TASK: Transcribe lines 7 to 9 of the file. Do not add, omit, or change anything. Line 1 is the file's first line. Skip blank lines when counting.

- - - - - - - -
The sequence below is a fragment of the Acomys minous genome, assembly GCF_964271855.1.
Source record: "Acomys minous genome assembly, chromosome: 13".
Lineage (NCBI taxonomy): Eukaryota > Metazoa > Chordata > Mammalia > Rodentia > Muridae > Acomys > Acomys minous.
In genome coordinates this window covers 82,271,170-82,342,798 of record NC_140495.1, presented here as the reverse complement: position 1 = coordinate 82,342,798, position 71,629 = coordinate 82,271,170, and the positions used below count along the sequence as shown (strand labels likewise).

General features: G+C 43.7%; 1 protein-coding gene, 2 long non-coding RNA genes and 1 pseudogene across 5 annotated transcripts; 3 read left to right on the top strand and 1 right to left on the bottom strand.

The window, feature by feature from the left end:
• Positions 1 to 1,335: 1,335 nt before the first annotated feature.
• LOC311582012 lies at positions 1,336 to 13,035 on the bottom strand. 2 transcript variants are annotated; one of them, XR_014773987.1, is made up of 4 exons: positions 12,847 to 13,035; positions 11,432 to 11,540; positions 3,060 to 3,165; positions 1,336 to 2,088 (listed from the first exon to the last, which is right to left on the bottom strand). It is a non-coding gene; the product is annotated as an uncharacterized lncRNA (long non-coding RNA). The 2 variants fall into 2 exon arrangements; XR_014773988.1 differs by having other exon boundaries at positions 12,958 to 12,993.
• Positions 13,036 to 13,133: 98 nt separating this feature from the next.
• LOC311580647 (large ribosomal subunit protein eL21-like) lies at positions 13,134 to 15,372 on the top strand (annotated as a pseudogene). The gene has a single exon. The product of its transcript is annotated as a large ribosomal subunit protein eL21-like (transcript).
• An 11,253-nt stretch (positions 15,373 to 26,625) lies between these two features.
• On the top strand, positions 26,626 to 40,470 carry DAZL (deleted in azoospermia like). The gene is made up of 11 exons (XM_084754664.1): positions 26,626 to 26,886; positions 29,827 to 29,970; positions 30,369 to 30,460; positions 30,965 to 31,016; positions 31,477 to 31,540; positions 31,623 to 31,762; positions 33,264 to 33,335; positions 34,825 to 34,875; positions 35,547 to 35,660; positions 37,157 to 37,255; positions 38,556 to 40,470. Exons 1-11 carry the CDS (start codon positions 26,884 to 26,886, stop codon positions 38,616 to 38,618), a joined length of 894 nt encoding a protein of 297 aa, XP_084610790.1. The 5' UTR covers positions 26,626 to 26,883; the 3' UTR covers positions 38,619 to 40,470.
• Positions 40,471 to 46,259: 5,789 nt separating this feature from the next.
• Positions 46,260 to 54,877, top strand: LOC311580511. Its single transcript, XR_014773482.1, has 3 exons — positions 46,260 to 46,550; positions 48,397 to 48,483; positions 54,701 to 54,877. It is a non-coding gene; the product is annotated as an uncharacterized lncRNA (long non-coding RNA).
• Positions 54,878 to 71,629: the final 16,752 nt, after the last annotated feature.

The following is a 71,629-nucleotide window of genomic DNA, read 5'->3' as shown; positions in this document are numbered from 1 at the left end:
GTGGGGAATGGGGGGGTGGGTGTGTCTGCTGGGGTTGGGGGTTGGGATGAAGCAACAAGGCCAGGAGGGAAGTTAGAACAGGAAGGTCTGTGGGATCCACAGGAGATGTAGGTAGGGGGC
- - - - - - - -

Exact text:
• Positions 1 to 1,335: 1,335 nt before the first annotated feature.
• LOC311582012 lies at positions 1,336 to 13,035 on the bottom strand. 2 transcript variants are annotated; one of them, XR_014773987.1, is made up of 4 exons: positions 12,847 to 13,035; positions 11,432 to 11,540; positions 3,060 to 3,165; positions 1,336 to 2,088 (listed from the first exon to the last, which is right to left on the bottom strand). It is a non-coding gene; the product is annotated as an uncharacterized lncRNA (long non-coding RNA). The 2 variants fall into 2 exon arrangements; XR_014773988.1 differs by having other exon boundaries at positions 12,958 to 12,993.
• Positions 13,036 to 13,133: 98 nt separating this feature from the next.